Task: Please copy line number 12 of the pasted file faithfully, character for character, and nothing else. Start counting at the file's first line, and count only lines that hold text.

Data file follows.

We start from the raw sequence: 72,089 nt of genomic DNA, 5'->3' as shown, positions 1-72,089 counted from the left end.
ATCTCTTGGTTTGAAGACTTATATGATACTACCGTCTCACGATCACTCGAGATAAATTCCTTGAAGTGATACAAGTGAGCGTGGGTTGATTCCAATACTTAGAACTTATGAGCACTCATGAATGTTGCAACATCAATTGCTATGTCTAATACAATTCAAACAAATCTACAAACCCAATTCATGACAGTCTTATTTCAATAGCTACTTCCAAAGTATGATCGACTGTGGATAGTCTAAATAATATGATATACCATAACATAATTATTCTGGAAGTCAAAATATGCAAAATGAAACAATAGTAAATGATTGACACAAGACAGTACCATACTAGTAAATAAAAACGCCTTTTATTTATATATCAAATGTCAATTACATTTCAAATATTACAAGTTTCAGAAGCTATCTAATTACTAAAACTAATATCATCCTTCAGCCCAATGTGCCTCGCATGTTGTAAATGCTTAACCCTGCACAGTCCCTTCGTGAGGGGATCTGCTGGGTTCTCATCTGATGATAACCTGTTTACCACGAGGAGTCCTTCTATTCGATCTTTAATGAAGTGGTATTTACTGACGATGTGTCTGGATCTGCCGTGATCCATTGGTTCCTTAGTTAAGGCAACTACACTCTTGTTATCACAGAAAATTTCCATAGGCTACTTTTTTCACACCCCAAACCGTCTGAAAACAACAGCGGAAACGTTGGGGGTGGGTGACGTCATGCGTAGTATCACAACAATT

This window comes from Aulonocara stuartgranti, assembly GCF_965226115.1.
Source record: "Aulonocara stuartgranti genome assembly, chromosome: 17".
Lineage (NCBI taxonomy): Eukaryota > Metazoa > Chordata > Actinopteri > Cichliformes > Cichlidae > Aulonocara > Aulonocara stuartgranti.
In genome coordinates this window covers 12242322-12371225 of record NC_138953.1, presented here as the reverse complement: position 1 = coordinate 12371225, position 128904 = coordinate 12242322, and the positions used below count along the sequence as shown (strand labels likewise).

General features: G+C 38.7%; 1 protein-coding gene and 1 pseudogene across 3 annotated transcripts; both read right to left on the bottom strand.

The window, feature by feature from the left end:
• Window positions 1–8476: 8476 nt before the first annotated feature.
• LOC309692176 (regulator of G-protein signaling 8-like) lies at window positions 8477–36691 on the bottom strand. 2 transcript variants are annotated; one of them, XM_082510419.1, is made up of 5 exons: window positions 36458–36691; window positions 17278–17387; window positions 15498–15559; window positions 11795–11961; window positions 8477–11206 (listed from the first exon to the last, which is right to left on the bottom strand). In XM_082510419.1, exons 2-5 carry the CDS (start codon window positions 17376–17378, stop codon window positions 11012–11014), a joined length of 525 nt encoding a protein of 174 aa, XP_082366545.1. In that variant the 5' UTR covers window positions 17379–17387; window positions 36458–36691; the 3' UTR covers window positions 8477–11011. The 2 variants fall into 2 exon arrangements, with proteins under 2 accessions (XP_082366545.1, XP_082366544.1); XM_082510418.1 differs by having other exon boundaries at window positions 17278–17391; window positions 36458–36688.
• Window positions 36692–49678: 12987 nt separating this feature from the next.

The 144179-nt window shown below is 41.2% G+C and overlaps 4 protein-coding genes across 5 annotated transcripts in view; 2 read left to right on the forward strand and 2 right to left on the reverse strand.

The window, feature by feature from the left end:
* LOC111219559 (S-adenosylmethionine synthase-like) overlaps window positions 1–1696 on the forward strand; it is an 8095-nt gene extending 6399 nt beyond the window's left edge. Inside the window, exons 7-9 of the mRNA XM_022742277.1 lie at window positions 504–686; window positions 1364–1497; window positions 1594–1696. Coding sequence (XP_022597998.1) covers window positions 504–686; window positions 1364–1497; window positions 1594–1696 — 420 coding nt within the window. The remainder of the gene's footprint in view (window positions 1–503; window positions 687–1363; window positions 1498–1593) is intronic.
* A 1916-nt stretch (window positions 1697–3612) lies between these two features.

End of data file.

The 144179-nt window shown below is 41.2% G+C and overlaps 4 protein-coding genes across 5 annotated transcripts in view; 2 read left to right on the forward strand and 2 right to left on the reverse strand.